This past week, the 70th anniversary of the end of World War II was commemorated. It was on August 15, 1945, that Japan, the last axis power, announced its surrender to the allied powers after two devastating nuclear bomb attacks on Hiroshima and Nagasaki. It was a brutally destructive end to the most destructive period in human history.
From 1939 to 1945, the world was in a constant state of flux as the competing sides fought for geopolitical control. Although the allied powers (initially led by France and the U.K., later joined by the U.S. and Russia) prevailed in the end, it looked very bleak indeed for the first few years of the war. The axis powers of Nazi Germany and Italy had taken most of Europe and the French colonies in Africa, while Japan was quickly gobbling up areas of China, Southeast Asia, and the Pacific. Only after 1944 did the allies reverse the trend, first taking back Europe and then pivoting to Asia. The war officially ended on September 2, 1945, with Japan’s signature of the instrument of surrender.
The video below shows how the political boundaries of the axis, allied, and other powers shifted during every single day of the war from 1939 to 1945. YouTube channel Emperor Tigerstar is remarkable in putting together videos of maps which illustrate the change in political power over periods of time, such as the rise and fall of the Roman Empire. This video is a great example of how a well-made map can often explain a story better than words ever could. As you watch the front lines change, and listen to audio from speeches given by figures such as President Franklin Roosevelt, you can almost picture these historical battles happening before your eyes.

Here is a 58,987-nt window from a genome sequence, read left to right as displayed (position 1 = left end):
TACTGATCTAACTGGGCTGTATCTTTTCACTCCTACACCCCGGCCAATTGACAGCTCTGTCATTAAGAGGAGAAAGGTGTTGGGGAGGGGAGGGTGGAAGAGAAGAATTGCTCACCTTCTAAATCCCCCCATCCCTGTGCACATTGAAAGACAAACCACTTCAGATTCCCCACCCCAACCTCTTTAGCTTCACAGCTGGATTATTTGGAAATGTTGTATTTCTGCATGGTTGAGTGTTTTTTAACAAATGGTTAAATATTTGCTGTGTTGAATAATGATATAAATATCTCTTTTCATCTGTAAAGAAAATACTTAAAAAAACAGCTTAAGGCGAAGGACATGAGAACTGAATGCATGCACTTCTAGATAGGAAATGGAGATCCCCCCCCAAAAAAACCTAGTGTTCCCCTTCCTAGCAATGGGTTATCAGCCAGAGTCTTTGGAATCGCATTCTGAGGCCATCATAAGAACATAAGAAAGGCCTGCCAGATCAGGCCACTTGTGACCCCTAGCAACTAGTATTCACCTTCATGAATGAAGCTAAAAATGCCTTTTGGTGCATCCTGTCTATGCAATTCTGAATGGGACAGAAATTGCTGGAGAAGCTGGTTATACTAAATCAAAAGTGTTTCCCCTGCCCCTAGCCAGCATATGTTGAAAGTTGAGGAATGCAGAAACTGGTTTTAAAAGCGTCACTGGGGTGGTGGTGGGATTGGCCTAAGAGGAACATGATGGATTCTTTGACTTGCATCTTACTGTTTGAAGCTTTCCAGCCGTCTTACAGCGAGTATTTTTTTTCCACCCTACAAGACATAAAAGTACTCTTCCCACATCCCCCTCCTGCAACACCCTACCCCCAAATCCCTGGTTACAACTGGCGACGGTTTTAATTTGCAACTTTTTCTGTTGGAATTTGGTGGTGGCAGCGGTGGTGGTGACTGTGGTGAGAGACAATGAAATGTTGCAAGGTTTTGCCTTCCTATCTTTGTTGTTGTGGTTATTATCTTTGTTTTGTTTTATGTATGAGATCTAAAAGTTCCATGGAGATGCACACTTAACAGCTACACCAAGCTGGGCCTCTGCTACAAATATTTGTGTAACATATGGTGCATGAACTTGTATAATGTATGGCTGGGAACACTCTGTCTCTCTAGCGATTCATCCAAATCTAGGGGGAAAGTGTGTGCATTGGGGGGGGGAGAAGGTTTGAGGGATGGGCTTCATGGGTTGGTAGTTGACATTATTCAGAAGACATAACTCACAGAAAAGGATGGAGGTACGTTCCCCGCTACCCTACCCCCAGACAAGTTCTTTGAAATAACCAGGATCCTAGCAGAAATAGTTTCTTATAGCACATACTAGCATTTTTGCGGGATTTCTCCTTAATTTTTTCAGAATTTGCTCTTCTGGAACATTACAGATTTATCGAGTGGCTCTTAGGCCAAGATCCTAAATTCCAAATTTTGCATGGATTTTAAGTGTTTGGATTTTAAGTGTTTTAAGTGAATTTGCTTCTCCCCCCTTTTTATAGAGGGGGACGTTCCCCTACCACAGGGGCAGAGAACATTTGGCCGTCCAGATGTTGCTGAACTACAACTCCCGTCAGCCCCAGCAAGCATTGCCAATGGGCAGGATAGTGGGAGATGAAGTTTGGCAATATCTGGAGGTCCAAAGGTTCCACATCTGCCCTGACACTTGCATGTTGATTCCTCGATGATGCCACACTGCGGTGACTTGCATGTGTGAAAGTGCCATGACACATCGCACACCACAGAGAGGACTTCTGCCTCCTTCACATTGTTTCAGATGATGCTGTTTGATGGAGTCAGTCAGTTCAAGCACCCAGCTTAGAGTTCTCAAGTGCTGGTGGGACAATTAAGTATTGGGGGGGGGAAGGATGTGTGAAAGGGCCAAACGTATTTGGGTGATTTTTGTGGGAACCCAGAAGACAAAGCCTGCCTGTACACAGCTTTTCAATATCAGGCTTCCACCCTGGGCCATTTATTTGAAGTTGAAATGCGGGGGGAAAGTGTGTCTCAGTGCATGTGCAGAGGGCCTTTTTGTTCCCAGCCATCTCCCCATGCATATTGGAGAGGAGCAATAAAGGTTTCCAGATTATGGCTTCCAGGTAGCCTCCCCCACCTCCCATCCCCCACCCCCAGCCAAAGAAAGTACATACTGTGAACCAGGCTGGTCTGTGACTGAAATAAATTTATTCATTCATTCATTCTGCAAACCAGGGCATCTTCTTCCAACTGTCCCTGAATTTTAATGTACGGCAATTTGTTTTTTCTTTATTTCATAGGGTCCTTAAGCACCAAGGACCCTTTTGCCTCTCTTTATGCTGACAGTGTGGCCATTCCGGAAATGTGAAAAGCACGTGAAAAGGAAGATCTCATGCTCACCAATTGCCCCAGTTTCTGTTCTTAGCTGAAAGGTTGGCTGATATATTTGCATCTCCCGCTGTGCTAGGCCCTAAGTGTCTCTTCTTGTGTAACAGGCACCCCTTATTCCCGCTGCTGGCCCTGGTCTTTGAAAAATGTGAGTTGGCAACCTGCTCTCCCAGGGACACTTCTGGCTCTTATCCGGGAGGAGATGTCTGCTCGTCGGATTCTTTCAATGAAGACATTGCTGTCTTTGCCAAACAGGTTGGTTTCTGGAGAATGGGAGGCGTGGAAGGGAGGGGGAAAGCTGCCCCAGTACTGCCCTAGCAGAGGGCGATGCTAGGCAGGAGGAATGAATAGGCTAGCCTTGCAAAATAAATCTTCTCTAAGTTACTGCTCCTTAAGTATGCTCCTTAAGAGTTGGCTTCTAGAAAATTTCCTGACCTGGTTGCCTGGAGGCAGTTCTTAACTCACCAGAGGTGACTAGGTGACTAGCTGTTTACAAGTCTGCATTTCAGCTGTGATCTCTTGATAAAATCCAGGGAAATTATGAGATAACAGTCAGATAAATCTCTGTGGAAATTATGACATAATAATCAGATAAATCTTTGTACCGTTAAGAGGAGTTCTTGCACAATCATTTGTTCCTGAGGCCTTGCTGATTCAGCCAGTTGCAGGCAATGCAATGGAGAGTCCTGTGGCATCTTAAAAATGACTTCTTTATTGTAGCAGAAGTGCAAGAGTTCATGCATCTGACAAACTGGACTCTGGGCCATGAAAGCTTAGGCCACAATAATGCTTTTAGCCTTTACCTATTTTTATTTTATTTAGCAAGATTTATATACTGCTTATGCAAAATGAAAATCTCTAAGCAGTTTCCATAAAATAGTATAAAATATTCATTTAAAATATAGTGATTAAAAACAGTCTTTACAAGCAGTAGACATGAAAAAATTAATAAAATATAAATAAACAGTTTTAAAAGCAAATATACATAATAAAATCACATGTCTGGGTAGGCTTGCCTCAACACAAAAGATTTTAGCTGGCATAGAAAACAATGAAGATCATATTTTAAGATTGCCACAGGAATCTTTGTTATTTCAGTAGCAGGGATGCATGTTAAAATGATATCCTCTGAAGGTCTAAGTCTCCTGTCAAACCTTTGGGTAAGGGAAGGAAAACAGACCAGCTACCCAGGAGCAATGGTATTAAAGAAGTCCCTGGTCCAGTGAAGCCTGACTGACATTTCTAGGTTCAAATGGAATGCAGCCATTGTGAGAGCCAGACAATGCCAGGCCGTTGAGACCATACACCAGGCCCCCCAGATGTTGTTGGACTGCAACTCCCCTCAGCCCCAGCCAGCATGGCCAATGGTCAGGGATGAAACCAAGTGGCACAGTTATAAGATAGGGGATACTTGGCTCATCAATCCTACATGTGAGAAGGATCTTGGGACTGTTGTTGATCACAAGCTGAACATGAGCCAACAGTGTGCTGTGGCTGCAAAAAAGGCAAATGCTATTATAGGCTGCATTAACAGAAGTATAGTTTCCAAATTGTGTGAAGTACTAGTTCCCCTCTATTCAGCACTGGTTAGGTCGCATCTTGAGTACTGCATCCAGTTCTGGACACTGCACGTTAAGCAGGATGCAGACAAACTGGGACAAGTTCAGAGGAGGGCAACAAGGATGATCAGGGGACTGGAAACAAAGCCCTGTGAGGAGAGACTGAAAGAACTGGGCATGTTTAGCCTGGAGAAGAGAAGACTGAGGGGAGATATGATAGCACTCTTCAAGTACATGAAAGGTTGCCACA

During the six years of the war, over 70 million people died in total. Violence of this magnitude has, thankfully, not been replicated since. The two atomic bombs dropped over Japan have also been the only nuclear weapons to be used in war so far. As we remember the events of 1945, let’s also recognize the importance of restraint and diplomacy in resolving international conflicts in the future. The great turmoil and destruction of the war have become a memory which grows ever more distant. As political extremism around the world is once again on the rise, let us hope that such levels of destruction never return.